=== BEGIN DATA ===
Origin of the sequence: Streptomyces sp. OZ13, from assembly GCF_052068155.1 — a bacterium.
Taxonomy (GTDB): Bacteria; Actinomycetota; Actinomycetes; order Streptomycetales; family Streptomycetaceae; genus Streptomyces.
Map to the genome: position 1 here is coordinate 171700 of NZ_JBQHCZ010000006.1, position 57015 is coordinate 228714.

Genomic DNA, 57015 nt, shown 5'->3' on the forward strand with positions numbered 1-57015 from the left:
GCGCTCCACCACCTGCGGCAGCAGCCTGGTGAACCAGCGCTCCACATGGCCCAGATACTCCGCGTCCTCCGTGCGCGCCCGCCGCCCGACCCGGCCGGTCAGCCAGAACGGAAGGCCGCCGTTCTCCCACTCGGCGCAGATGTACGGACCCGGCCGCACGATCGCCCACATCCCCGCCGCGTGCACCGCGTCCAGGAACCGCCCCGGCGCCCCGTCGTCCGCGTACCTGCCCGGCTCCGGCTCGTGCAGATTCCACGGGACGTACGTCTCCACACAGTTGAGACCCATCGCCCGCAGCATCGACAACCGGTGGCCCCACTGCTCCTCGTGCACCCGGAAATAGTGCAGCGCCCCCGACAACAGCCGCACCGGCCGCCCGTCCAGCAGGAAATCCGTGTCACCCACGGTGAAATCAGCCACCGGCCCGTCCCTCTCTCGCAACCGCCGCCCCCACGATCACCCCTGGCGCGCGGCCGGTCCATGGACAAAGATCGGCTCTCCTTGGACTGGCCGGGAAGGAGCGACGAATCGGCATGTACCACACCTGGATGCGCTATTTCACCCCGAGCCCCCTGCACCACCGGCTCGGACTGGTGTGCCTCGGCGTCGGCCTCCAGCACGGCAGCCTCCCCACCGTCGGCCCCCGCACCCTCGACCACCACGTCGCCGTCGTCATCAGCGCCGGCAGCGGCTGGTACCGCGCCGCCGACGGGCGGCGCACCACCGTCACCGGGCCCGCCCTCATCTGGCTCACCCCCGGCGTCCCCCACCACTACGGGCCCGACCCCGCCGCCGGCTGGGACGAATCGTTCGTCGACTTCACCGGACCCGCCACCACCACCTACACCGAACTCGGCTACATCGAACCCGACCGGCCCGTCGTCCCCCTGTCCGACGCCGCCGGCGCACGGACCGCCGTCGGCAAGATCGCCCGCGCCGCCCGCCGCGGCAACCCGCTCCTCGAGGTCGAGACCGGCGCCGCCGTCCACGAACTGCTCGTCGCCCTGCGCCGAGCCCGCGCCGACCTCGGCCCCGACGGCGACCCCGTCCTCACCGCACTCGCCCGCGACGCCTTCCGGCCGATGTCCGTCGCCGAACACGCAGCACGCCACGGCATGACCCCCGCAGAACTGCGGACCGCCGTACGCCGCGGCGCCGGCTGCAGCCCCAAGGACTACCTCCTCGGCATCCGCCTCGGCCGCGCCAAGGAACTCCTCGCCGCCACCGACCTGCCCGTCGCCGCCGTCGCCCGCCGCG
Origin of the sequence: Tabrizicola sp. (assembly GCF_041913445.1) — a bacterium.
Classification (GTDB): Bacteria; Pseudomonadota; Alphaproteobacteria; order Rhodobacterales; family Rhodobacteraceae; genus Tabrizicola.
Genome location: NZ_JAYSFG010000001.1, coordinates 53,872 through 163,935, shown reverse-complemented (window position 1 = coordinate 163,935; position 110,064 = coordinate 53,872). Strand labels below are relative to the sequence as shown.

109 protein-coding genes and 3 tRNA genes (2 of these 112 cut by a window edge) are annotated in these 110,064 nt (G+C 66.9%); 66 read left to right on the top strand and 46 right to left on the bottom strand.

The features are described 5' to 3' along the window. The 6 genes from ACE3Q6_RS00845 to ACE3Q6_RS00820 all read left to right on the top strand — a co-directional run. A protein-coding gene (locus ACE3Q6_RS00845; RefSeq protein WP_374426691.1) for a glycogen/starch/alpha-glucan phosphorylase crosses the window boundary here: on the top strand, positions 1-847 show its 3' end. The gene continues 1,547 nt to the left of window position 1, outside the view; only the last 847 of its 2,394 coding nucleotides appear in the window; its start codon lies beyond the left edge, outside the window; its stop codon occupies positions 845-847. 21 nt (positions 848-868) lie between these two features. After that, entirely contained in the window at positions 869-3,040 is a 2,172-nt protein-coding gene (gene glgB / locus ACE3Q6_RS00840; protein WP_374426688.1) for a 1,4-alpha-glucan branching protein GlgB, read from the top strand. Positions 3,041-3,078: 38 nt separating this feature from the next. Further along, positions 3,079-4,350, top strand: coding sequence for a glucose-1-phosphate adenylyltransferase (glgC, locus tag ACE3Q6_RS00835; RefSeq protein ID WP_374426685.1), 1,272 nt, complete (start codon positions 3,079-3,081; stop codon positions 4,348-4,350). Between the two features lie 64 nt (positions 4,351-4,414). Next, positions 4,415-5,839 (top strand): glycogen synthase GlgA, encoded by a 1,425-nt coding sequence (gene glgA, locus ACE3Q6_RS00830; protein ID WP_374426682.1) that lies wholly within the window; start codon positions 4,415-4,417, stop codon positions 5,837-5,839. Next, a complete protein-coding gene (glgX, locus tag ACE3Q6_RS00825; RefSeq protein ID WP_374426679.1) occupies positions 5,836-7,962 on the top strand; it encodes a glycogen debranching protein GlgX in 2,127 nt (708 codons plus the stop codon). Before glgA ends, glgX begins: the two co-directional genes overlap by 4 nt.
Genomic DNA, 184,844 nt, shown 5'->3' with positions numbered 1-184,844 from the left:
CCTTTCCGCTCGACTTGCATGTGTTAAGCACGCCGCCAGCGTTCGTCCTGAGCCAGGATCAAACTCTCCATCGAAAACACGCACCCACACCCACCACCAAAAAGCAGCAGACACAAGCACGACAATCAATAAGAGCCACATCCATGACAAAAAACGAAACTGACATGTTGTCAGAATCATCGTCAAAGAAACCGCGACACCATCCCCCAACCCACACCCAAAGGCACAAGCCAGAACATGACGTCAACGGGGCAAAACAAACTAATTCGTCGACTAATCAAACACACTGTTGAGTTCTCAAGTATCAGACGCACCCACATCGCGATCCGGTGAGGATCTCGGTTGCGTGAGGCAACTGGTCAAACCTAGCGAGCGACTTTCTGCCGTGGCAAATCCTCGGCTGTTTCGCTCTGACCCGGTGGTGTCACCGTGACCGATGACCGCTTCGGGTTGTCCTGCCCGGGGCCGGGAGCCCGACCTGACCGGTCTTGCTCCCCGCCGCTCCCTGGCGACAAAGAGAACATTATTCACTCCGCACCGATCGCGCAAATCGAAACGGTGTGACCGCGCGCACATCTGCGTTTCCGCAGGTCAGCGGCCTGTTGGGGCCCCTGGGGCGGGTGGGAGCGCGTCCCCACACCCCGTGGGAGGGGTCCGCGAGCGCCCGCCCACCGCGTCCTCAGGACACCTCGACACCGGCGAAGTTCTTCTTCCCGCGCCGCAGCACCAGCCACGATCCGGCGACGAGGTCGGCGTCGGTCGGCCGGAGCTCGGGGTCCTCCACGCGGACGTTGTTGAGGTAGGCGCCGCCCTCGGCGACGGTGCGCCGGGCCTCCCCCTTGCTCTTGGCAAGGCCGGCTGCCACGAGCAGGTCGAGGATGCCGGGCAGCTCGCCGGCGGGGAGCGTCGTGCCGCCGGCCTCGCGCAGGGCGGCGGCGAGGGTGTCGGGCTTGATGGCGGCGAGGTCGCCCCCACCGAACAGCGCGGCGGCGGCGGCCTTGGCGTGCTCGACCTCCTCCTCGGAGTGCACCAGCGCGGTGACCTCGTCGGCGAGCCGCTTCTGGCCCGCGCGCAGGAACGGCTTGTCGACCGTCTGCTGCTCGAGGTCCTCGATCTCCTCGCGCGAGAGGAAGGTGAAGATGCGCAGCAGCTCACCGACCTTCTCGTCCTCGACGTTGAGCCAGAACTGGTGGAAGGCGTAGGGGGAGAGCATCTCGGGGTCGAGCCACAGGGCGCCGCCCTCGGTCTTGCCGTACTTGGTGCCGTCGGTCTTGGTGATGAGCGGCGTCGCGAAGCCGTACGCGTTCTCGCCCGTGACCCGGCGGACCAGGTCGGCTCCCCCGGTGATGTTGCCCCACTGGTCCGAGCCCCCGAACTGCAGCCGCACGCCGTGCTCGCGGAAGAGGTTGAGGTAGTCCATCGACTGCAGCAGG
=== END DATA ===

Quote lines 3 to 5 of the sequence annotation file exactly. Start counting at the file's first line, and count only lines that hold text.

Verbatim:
Map to the genome: position 1 here is coordinate 171700 of NZ_JBQHCZ010000006.1, position 57015 is coordinate 228714.

Genomic DNA, 57015 nt, shown 5'->3' on the forward strand with positions numbered 1-57015 from the left:
GCGCTCCACCACCTGCGGCAGCAGCCTGGTGAACCAGCGCTCCACATGGCCCAGATACTCCGCGTCCTCCGTGCGCGCCCGCCGCCCGACCCGGCCGGTCAGCCAGAACGGAAGGCCGCCGTTCTCCCACTCGGCGCAGATGTACGGACCCGGCCGCACGATCGCCCACATCCCCGCCGCGTGCACCGCGTCCAGGAACCGCCCCGGCGCCCCGTCGTCCGCGTACCTGCCCGGCTCCGGCTCGTGCAGATTCCACGGGACGTACGTCTCCACACAGTTGAGACCCATCGCCCGCAGCATCGACAACCGGTGGCCCCACTGCTCCTCGTGCACCCGGAAATAGTGCAGCGCCCCCGACAACAGCCGCACCGGCCGCCCGTCCAGCAGGAAATCCGTGTCACCCACGGTGAAATCAGCCACCGGCCCGTCCCTCTCTCGCAACCGCCGCCCCCACGATCACCCCTGGCGCGCGGCCGGTCCATGGACAAAGATCGGCTCTCCTTGGACTGGCCGGGAAGGAGCGACGAATCGGCATGTACCACACCTGGATGCGCTATTTCACCCCGAGCCCCCTGCACCACCGGCTCGGACTGGTGTGCCTCGGCGTCGGCCTCCAGCACGGCAGCCTCCCCACCGTCGGCCCCCGCACCCTCGACCACCACGTCGCCGTCGTCATCAGCGCCGGCAGCGGCTGGTACCGCGCCGCCGACGGGCGGCGCACCACCGTCACCGGGCCCGCCCTCATCTGGCTCACCCCCGGCGTCCCCCACCACTACGGGCCCGACCCCGCCGCCGGCTGGGACGAATCGTTCGTCGACTTCACCGGACCCGCCACCACCACCTACACCGAACTCGGCTACATCGAACCCGACCGGCCCGTCGTCCCCCTGTCCGACGCCGCCGGCGCACGGACCGCCGTCGGCAAGATCGCCCGCGCCGCCCGCCGCGGCAACCCGCTCCTCGAGGTCGAGACCGGCGCCGCCGTCCACGAACTGCTCGTCGCCCTGCGCCGAGCCCGCGCCGACCTCGGCCCCGACGGCGACCCCGTCCTCACCGCACTCGCCCGCGACGCCTTCCGGCCGATGTCCGTCGCCGAACACGCAGCACGCCACGGCATGACCCCCGCAGAACTGCGGACCGCCGTACGCCGCGGCGCCGGCTGCAGCCCCAAGGACTACCTCCTCGGCATCCGCCTCGGCCGCGCCAAGGAACTCCTCGCCGCCACCGACCTGCCCGTCGCCGCCGTCGCCCGCCGCG